HS data are reported as median values with interquartile range (IQR). Wilcoxon signed-rank and Mann-Whitney tests were used to compare differences in expression levels. Time to CRPC was defined as the time from diagnosis to biochemical and/or radiological progression on luteinising hormone-releasing hormone (LHRH) agonist alone or with anti-androgen if started before/or with LHRH agonist with castrate serum level of testosterone. Median time to CRPC was estimated using the Kaplan-Meier method; Cox regression modelling was used to determine association with HS. Overall survival (OS) was measured from the date of CRPC biopsy to the date of last contact (1 patient on regular follow up; censored at last contact) or date of death from any cause (36 patients). The Kaplan-Meier product-limit method was used to estimate median OS for patients grouped by tertiles (to ensure approximately 10 events per group) for nuclear AR-V7 expression, nuclear AR-NTD expression, and the nuclear AR-V7/AR-NTD expression ratio. The association between protein expression and OS was determined using univariate Cox regression models; linear trend tests were evaluated by determining orthogonal polynomials. The association between the magnitude of PSA decline at 12 wk and nuclear AR-V7 expression was evaluated using univariate linear regression models. Biochemical response to AA was defined as ≥50% decline in PSA from baseline at 12 wk. Statistical analyses were performed using Prism v.6 (GraphPad, La Jolla, CA, USA) and SPSS v.21 (IBM, Armonk, NY, USA).

3. Results

3.1. Antibody production and specificity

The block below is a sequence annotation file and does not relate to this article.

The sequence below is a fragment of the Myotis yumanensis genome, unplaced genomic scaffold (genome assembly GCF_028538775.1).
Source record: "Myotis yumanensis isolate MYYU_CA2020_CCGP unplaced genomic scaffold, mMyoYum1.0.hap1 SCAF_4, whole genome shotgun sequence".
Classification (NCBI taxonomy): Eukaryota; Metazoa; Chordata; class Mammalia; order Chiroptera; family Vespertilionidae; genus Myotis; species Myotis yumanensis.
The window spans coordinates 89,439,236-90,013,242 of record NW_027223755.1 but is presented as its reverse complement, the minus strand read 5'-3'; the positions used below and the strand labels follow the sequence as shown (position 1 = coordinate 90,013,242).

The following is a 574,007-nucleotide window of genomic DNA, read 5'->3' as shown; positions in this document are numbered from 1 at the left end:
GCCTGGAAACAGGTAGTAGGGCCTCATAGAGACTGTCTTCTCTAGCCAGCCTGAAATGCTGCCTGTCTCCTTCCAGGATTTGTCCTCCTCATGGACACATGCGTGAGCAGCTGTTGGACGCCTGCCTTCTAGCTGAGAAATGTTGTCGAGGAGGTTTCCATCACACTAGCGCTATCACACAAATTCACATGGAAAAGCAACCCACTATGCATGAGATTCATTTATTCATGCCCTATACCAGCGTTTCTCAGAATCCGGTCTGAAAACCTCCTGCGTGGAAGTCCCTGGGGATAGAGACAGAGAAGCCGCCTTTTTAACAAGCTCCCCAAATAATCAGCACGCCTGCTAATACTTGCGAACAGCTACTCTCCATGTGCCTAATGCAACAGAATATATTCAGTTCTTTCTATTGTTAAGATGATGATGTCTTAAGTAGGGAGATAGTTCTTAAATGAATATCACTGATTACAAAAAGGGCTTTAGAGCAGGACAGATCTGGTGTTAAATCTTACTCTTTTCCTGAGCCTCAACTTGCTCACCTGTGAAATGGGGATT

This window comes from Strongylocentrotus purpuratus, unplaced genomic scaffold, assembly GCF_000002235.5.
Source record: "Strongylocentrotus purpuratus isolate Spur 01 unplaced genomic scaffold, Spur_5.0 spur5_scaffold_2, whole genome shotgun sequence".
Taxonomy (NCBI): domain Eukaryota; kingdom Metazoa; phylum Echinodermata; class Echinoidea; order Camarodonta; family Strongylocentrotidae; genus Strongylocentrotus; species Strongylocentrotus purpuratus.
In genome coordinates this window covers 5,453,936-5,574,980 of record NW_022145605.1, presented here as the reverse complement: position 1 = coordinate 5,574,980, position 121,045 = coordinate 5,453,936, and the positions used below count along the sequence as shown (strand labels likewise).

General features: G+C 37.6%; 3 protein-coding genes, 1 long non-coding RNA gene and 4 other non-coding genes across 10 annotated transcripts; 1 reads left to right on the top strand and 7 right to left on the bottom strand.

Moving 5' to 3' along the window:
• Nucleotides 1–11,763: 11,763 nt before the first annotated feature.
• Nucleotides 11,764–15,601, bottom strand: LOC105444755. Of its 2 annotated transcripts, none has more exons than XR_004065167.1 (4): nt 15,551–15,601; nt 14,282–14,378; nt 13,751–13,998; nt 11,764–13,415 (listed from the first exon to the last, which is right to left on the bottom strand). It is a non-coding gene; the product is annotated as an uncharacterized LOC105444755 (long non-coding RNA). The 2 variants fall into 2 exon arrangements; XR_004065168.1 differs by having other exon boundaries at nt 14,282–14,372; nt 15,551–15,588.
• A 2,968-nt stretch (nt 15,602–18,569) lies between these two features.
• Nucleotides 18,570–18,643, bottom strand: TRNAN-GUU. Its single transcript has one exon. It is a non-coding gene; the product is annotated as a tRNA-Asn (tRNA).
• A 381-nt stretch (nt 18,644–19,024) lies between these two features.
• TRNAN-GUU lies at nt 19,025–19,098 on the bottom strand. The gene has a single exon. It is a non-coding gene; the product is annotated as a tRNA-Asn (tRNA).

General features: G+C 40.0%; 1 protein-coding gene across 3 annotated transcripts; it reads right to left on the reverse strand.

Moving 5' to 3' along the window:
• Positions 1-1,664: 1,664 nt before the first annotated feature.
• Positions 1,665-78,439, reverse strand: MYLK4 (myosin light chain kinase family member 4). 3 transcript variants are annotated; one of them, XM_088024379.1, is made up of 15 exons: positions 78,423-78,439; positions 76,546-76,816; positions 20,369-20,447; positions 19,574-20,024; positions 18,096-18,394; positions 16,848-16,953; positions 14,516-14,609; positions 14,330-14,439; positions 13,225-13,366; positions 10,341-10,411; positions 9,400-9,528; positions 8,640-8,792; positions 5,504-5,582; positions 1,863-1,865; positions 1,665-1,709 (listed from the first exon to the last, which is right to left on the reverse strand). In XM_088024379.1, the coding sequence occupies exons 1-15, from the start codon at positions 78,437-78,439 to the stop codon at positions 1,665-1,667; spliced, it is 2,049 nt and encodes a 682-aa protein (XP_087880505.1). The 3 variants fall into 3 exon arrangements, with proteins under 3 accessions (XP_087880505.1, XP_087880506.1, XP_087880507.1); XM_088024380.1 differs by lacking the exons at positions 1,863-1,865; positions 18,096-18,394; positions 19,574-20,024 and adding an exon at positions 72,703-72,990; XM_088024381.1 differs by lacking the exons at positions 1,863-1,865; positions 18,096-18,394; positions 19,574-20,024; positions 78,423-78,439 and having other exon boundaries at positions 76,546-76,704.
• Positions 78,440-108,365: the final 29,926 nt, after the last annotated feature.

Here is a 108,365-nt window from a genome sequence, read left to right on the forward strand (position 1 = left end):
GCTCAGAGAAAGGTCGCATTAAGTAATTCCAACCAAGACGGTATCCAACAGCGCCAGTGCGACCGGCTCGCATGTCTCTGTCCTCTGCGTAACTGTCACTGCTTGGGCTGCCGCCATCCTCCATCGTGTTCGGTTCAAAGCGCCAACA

A polyclonal antibody (H6253) to CE3b of AR-V7 was initially developed. Antibody specificity was determined by immunoprecipitation and western blotting of AR-V7–transfected M12 cell lysate (Supplementary Fig. 1A,B). Following confirmation, fusions were performed and a rabbit monoclonal antibody that detected AR-V7, but not AR-FL or AR-V567es, was generated (EP343; Fig. 1A,B). Next, endogenous expression of AR-V7 in prostate cancer cell lines was examined (Fig. 1C). Of note, nonspecific bands were observed for all cell lines. RT-PCR of PC3 mRNA showed that no AR-V7–specific RNA was present (Supplementary Fig. 1C). To further confirm this negative result, RNA in situ hybridisation for AR and AR-V7 was carried out. As expected, VCAP and 22Rv1 were positive for AR and AR-V7 RNA, while PC3 was negative for both (Supplementary Fig. 2). To further demonstrate the ability of the antibody to detect AR-V7, LNCaP95 cells were transfected with siRNAs to ARexon1, ARexon7, AR-V7 CE3b, or siRNA scrambled. Suppression of AR-V7 protein was observed with siRNAs to exon 1 and CE3b, but not the scrambled siRNA or exon 7, an exon absent from AR-V7 (Fig. 1D). Overall, these data indicate that the antibody binds to AR-V7 but may bind to other proteins.